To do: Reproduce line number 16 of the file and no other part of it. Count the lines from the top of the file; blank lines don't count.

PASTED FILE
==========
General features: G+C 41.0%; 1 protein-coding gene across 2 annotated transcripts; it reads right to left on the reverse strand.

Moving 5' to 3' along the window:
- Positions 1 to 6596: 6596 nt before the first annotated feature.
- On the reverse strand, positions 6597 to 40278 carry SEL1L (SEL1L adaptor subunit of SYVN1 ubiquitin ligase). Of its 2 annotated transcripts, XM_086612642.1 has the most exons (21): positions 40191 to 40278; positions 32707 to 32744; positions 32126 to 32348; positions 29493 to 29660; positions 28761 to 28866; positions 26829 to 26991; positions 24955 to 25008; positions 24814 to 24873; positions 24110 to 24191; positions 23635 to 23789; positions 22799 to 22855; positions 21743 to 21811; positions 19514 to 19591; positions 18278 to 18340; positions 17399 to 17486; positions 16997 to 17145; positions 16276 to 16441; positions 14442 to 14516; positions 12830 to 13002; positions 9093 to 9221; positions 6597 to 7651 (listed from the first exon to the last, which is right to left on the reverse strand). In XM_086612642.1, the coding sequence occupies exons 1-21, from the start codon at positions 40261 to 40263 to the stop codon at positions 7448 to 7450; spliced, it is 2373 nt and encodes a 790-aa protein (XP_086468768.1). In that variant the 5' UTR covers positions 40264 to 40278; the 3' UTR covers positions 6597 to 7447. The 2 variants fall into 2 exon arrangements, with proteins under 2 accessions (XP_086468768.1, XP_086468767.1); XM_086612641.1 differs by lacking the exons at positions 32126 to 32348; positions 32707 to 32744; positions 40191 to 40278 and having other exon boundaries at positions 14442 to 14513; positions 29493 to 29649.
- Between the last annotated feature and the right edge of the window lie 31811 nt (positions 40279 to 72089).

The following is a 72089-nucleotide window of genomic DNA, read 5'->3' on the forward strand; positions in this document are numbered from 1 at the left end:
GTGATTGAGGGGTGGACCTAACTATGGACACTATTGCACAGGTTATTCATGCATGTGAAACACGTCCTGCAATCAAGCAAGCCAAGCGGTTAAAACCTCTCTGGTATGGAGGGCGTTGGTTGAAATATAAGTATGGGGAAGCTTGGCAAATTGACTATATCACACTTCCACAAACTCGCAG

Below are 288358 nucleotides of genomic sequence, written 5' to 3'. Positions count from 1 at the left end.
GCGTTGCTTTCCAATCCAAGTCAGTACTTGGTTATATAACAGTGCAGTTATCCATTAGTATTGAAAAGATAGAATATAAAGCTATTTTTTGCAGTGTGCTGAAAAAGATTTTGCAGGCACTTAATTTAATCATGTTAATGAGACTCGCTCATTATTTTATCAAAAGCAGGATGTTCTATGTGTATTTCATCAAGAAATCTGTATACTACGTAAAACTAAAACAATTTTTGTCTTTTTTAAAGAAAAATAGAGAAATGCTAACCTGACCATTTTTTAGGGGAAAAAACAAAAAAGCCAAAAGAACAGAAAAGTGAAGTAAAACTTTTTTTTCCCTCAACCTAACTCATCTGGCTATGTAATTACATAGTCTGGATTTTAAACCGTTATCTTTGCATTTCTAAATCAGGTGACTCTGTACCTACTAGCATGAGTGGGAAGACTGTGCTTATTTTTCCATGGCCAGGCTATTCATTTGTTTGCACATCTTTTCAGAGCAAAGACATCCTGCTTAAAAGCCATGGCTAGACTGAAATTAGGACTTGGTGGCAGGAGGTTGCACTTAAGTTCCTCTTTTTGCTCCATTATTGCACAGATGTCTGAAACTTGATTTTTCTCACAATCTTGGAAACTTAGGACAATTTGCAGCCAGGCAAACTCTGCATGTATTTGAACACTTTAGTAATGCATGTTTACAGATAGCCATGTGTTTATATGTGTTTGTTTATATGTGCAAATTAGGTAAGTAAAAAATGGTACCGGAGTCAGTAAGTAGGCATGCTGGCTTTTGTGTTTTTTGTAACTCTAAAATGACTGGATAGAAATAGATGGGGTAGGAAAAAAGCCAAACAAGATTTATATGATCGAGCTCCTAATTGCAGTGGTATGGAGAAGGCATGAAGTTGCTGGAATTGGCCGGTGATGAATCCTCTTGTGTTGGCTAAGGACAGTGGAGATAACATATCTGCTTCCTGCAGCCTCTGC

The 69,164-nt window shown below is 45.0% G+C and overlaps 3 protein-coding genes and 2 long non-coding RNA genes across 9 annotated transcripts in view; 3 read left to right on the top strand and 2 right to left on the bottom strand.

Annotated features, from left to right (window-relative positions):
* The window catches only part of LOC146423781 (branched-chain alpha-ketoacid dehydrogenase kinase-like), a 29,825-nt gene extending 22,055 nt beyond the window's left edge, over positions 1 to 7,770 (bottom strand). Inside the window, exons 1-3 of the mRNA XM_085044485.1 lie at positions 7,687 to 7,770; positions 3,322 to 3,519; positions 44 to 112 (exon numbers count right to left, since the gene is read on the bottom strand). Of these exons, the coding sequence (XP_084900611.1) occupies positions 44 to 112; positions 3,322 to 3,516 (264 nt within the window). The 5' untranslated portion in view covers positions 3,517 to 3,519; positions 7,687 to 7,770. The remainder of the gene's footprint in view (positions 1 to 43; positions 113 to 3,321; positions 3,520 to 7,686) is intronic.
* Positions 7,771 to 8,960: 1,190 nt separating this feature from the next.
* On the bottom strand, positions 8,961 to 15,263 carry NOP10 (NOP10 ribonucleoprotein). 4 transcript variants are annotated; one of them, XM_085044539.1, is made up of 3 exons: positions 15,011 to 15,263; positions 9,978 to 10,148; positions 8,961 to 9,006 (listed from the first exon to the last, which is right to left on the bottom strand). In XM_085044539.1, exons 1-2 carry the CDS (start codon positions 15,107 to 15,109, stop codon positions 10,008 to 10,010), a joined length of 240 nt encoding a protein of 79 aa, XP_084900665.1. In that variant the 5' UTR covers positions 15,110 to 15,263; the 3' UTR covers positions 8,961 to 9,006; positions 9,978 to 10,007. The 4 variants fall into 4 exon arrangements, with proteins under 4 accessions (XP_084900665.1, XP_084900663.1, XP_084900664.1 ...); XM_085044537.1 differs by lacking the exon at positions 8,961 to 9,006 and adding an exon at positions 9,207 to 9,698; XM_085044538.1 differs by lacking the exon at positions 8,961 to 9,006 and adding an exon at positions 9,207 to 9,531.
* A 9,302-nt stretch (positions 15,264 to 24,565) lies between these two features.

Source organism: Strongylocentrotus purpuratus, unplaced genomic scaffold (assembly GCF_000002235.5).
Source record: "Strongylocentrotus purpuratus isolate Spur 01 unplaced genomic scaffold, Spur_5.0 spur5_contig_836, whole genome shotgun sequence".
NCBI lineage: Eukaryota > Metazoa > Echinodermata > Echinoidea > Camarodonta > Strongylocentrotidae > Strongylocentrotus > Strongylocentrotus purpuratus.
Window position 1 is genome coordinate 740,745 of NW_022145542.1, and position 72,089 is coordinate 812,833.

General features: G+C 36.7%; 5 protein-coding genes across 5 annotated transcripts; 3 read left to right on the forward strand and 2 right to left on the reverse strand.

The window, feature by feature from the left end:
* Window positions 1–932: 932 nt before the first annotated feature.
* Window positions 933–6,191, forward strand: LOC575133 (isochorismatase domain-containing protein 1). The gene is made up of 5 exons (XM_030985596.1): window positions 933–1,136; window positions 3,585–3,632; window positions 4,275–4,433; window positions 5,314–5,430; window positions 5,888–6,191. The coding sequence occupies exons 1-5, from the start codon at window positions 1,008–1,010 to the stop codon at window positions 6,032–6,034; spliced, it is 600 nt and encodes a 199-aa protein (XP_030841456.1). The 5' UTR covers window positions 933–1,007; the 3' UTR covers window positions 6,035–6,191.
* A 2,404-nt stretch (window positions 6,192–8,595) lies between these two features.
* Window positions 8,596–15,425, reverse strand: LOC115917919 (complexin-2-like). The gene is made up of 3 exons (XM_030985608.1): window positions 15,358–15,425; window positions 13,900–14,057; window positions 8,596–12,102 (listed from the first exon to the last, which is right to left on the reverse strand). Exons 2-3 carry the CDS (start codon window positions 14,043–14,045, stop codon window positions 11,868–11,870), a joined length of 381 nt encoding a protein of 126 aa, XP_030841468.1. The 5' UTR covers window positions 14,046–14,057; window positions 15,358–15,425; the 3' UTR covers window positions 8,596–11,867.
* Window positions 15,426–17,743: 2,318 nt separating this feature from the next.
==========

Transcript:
Source organism: Strongylocentrotus purpuratus, unplaced genomic scaffold (assembly GCF_000002235.5).